After reading your report on the plight of Indian fishermen and their families in Iran I can only say: shame on the Indian government and the Iranian government for handling this case so badly (“‘Are we not Indians? Should we die here?’: 37 Tamil Nadu fishermen have been held in Iran for months”). They must work on this case immediately and let humanity prevail. – Ahmed

Identity project

The government’s decision to ensure 100% enrollment in Aadhaar makes sense (“This is shameful: India will deny children food because they don’t have an Aadhaar number”). They have given students time till June to complete the procedure. The other side of the story is that not having an identity proof like Aadhar would deprive so many children of plenty benefits in the future, especially subisidies. My watchmen and his family can’t avail so many benefits that Aadhar offers because they don’t have the card. So it seems like a good call. – Mehr Gill

Fatwa debate

More than 40 people have ganged up on one person (“The ‘fatwa’ against Assam singer Nahid Afrin that never was”). This is a slaughter of freedom of expression. India is a democratic nation so Indians should follow the law of the land. Why should someone be threatened with the wrath of Allah? So why go into the technicalities of whether there was a fatwa? – Atma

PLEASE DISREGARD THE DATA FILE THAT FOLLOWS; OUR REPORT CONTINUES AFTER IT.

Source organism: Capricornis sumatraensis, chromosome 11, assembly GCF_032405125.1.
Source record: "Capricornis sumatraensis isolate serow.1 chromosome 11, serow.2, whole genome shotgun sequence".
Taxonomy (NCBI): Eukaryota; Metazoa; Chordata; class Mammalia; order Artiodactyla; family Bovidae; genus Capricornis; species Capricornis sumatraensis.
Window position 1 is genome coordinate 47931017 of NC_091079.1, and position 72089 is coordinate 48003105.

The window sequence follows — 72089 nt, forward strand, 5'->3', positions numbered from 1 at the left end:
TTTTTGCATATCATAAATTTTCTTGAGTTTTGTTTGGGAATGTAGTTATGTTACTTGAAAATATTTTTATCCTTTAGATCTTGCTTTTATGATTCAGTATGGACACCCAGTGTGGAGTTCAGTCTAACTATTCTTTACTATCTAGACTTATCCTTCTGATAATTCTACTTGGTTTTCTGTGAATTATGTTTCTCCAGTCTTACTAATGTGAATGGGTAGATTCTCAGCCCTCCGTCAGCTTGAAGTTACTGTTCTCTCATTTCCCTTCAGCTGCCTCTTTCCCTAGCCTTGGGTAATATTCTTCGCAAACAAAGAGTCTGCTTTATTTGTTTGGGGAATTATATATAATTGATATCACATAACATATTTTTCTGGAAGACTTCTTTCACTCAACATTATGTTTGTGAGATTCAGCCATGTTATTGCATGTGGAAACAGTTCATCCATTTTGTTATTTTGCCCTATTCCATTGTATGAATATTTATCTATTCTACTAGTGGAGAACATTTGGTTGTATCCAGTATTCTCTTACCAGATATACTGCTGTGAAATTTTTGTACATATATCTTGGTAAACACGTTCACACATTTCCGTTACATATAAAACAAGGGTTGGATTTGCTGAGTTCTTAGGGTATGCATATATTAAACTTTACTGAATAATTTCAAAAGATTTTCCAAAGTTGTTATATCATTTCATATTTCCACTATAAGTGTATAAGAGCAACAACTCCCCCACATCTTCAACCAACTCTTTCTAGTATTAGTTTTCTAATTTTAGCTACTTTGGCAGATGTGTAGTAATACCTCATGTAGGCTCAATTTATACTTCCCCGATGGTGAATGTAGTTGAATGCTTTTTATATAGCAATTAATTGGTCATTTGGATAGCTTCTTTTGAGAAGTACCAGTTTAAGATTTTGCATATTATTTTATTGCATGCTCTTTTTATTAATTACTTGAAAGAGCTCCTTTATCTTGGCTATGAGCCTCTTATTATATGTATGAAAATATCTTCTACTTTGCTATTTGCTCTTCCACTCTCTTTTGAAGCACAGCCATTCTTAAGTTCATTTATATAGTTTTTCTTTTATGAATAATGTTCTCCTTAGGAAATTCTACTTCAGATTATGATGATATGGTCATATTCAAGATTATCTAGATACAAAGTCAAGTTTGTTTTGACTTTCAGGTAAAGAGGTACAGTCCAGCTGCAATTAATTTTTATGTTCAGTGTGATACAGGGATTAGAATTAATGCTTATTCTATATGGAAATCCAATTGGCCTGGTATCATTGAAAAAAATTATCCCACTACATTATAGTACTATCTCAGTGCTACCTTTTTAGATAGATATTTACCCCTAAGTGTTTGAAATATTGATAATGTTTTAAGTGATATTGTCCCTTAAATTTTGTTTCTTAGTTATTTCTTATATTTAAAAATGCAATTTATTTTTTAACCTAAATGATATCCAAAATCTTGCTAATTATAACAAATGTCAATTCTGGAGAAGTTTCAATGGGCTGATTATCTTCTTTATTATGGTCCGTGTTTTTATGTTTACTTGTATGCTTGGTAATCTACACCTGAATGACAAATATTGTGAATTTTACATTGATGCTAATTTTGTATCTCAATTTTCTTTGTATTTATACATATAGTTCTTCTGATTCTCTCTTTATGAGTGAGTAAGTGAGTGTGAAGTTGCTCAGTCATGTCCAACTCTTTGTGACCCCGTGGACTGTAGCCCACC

I do not understand why some writers try to defend the hardliners associated with minority groups. Can we expect the same magnanimity with minor skirmishes by majority fringe elements? Please stop this biased reporting. – Vasu Deva

Fashion watch

I really enjoyed this article (“Aunty chic: ‘Sandra from Bandra’ is playing muse to India’s young fashion fraternity”). Why is vintage not a part of Bombay culture? It might have something to do with the idea of used clothing as both polluted/dirty, and as a sign of poverty, but I think it’s interesting, given that there is an antique furniture scene in Bombay. I keep wondering where Indian street fashion of Mumbai lies in the general space of fashion today, but I will say, I’m often so thrown by the pervasive same-ness of the way people dress here. Thanks for this article! – Leah Franqui